|Is Rudy Giuliani the Howard Dean of the 2008 presidential campaign ... or the Ross Perot? Meaning, will he burn bright in the GOP primary, only to flame out when voters get a load of his wife-swapping, negro-hating, pro-abortion, gay friendly, gun-not-so-friendly makeup? Or ... will he burn bright in the early going, only to drop out like a punk-ass beeyatch.
To the headlines!
From RawStory, proof that Rudy don't know diddly about foreign policy, specifically in Iraq. Giuliani stumbled on the softest of all possible interviews, outside of a tete a tete with the Bushbots at Fox "News" Channel: the velvet gloves of the Today Show. He fumbled a question on his support for Bush's "troop augmentation" (it will make Iraq perky!!!) and called Anbar province "Anwar" (maybe he's got crude oil on the brain ... mmmmmm... crude oillll.......) And then he added this:
GIULIANI: ... We can measure that. We can measure -- I think, it's nine sectors in Baghdad -- how much violence is there now? How much violence is there the week after, the next month, the month after. You know, I'm kind of familiar with that using the Comstat program in New York.Yes... you do try, don't you...
HOST: I was going to say to you, sir, what does a mayor know about what's going on in Iraq? On foreign policy?
GUILLIANI: I've spent a great deal of time talking to people about it. I've been on 91 foreign troops in the last five years. I've been in 35 different countries. Right before the speech on Iraq, I met with, maybe, ten or twelve people with differing viewpoints. People who wanted to pullout, generals who helped craft the strategy. So, you know, you try to learn as much as you can about these issues.
How many months shall we guess before we're faced with video of the Giuliani scream...?
Meanwhile, the folks at Political have a piece up about the doubts being expressed by Giuliani friends about whether Uncle Rudy possesses the necessary seriousness to run for president:
Failed 2000 N.Y. Campaign Casts Shadow Over Giuliani's 2008 Ambition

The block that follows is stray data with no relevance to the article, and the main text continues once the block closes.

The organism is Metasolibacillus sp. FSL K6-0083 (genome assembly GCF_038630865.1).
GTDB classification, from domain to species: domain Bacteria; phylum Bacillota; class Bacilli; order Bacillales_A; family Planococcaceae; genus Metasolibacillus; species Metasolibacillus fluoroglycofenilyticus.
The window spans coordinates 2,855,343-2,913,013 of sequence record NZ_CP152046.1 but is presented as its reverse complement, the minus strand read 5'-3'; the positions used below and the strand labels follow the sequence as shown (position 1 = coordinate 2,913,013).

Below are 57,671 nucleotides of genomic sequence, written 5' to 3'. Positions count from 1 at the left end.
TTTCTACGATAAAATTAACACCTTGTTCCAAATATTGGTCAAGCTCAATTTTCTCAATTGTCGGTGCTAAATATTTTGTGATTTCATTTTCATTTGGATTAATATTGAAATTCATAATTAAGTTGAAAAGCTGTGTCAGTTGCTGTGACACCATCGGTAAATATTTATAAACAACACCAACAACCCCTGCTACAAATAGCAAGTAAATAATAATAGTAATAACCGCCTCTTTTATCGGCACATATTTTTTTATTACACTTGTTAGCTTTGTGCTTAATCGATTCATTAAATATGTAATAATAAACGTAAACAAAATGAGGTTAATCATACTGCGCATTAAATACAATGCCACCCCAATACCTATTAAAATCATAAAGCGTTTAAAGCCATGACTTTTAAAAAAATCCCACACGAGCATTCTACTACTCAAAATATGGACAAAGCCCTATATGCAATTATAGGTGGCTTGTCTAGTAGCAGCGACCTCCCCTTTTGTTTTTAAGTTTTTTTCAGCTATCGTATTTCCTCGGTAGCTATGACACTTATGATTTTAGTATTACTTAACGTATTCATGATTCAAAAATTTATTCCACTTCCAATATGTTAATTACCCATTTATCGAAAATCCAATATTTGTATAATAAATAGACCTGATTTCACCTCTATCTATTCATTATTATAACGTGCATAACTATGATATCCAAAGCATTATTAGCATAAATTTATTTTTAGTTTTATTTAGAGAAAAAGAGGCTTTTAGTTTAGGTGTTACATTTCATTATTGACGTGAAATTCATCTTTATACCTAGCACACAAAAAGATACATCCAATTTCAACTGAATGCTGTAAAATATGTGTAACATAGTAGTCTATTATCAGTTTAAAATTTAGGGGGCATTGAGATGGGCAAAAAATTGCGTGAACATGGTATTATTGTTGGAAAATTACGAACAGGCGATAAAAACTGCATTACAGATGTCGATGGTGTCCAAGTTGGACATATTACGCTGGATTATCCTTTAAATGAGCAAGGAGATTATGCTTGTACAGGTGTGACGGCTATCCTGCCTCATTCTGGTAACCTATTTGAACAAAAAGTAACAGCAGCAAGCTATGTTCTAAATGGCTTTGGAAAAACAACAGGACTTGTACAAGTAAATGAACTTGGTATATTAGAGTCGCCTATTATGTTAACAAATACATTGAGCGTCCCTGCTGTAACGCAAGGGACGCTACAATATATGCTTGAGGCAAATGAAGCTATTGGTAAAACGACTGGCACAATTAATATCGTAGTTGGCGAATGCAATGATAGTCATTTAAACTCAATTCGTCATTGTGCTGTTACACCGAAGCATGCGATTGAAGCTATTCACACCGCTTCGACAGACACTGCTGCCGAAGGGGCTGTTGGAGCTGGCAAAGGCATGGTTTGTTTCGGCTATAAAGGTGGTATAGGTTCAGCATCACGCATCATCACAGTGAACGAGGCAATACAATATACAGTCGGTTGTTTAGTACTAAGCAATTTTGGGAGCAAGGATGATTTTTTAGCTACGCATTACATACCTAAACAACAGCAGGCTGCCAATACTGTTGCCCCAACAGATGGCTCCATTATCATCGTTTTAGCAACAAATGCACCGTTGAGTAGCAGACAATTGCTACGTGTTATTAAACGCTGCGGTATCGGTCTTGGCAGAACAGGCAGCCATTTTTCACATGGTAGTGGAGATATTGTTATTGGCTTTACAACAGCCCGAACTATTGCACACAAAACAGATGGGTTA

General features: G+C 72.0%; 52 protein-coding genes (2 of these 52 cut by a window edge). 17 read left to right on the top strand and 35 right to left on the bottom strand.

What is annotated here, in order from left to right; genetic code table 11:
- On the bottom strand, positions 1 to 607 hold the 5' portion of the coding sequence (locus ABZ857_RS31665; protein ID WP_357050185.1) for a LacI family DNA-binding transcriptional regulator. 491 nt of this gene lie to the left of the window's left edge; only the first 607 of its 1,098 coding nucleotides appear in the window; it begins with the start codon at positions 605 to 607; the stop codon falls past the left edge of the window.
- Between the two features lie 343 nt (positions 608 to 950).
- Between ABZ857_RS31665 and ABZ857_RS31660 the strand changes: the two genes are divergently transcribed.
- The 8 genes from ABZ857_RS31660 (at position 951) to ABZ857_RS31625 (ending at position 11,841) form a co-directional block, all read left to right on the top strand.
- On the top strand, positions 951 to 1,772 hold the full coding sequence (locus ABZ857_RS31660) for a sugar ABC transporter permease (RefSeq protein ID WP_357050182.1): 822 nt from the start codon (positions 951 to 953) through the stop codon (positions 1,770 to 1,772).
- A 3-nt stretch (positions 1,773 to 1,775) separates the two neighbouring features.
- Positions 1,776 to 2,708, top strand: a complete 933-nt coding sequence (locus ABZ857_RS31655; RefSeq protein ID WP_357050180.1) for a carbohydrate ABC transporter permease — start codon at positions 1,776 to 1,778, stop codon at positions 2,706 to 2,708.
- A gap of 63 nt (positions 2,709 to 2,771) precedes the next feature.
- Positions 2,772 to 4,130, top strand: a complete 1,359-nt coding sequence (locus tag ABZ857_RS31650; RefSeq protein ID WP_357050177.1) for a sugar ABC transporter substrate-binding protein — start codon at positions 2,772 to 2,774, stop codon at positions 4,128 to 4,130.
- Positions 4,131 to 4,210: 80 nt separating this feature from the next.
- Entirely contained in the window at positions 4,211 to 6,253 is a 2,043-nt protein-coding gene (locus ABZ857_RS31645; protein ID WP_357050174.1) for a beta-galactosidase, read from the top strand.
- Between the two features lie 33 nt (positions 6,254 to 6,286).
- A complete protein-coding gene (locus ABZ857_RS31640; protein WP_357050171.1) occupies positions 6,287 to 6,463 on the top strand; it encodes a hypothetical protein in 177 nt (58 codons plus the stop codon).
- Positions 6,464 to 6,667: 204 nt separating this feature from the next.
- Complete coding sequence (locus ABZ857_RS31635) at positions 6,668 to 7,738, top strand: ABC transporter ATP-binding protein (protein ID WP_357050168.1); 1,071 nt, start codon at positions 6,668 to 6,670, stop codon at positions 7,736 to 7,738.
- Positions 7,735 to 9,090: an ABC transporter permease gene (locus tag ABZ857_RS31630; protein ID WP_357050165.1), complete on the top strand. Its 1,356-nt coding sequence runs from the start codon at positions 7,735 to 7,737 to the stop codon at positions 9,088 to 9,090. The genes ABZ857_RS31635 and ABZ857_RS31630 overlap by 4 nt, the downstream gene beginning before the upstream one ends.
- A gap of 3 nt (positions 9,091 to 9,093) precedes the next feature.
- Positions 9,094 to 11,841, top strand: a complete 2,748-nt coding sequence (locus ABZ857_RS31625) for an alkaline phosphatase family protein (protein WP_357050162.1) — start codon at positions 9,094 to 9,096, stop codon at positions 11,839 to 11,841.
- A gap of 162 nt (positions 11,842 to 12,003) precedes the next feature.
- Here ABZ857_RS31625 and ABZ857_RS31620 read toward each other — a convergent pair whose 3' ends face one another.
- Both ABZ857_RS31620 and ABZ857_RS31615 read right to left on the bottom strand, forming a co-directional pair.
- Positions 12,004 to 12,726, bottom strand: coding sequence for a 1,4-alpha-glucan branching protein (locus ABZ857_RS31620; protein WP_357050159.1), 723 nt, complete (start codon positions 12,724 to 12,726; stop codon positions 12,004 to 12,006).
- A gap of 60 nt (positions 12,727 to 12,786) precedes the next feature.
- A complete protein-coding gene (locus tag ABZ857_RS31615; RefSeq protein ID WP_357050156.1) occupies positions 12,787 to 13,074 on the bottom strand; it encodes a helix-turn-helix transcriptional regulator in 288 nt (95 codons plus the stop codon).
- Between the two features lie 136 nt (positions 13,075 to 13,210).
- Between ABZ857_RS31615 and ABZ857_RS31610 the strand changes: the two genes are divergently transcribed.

By: Jonathan Martin and Ben Smith
January 24, 2007 02:27 PM EST
Former New York mayor Rudy Giuliani is finally scrambling to beat back a crippling perception that his bid for president isn't quite serious. But even as he begins to hire aides and consultants, many of his New York supporters and critics, as well as neutral observers, see a repeat of his half-hearted, unfinished 2000 campaign for Senate.
"At this moment in history I do not believe he's running for president; I just don't believe it," said Mike Long, chairman of the Conservative Party of New York State. "I don't know of anyone who's gotten a call saying, 'I'm running, I need you to get behind me,' same as happened before."
"I'm having a real hard time believing the guy is taking it seriously," said a former Guiliani aide, who said that he would love to see him become president. "In 2000 there was this feeling that he didn't have to play by all the rules that little people have to play by, and I see that even more strongly now."
The question for this year's Republican primary is whether voters can expect the Giuliani of his first winning campaign in 1993 -- a studious, disciplined, hard-working candidate -- or the indecisive, disorganized, reluctant candidate of 2000, carried by spectacular public polling and national Republican hopes toward a confrontation with Hillary Rodham Clinton until he flamed out in May.
"Here's a dossier of confidential Giuliani campaign documents of which the campaign lost possession in early November. The documents appear to have been prepared by Giuliani's chief fundraiser, Anne Dickerson. Some personal information, largely cellular phone numbers, was redacted. To download the document, right click here and select Save Target As... See Ben Smith's blog for a guide to the document."
To many in New York, it's starting to look like 2000 all over again with Giuliani drawing the biggest headlines of late when an aide lost possession of a binder containing detailed fund-raising plans and worries that his personal and business life could scuttle his campaign; that 140-page dossier, first published in the New York Daily News, is available online today at Politico.com.
His aides declined to make him available for comment.
The Giuliani fame clock appears to be in full tick.
Labels: 2008, elections, news and politics, Rudy Giuliani